Binucleate cells are potentially useful agents for the study of a wide variety of problems in cell biology. Questions of nuclear-cytoplasmic balance, cell cycle control, mitotic synchrony, and gene dosage effects are but a few examples of topics that can be investigated by means of binucleate cells. Another advantage of binucleate mammalian cells is the frequency with which such cells become tetraploid. The production of binucleate cells is, therefore, a stepping stone to the formation of tetraploidy, another nuclear state of potential usefulness in answering genetic and physiological questions. Binucleate mammalian cells can be induced by treatment with the fungal metabolite, cytochalasin B. Although the mechanisms for the drug's action are not clearly understood, a major consequence in mitotic cells of exposure to cytochalasin B is the inhibition of the completion of cytokinesis.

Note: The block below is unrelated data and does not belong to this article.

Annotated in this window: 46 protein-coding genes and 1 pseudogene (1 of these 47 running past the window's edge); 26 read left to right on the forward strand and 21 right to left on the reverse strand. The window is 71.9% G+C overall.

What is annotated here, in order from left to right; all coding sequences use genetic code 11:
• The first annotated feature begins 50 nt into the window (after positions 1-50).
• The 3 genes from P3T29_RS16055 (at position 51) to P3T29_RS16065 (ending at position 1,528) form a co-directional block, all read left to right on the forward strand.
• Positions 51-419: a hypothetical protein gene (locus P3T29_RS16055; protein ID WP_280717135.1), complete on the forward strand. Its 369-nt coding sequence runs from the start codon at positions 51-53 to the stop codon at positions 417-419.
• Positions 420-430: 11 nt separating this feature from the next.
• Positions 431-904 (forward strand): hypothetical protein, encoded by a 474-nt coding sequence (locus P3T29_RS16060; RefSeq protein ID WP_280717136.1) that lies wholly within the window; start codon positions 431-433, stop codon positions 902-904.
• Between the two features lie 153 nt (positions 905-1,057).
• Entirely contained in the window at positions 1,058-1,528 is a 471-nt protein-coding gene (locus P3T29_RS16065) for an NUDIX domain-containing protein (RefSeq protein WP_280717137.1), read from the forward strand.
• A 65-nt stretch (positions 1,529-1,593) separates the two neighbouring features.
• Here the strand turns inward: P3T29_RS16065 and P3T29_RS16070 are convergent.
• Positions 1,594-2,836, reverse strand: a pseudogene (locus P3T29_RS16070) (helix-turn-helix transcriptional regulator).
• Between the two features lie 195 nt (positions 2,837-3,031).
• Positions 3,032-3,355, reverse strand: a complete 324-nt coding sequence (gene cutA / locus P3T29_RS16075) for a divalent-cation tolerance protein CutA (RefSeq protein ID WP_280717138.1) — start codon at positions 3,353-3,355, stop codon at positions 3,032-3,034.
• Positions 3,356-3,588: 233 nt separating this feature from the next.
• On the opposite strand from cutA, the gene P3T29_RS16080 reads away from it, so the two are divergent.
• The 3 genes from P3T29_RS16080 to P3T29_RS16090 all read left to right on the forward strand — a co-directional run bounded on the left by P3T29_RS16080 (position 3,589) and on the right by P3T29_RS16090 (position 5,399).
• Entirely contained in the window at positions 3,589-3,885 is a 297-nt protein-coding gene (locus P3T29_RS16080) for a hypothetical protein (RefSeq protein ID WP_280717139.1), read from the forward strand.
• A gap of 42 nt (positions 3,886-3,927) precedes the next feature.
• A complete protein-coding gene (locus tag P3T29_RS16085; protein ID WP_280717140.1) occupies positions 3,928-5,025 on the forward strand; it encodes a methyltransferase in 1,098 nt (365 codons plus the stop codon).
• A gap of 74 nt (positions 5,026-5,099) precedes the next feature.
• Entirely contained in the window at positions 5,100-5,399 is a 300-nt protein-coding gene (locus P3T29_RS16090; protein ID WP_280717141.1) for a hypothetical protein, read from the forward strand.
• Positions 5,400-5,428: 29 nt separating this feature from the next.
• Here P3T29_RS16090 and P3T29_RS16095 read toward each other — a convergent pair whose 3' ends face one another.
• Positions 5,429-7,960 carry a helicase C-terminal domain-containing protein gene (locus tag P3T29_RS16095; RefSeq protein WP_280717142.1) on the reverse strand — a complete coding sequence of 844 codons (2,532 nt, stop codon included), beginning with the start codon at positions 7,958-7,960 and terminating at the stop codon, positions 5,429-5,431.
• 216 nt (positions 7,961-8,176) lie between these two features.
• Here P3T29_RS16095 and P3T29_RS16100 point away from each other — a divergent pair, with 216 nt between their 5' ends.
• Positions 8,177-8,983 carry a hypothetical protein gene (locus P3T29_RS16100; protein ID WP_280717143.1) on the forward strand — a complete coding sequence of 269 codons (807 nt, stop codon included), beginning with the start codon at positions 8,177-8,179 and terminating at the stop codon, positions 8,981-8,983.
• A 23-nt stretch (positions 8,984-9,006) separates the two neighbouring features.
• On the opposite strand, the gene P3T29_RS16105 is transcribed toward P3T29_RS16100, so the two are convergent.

ASJC Scopus subject areas
- Cell Biology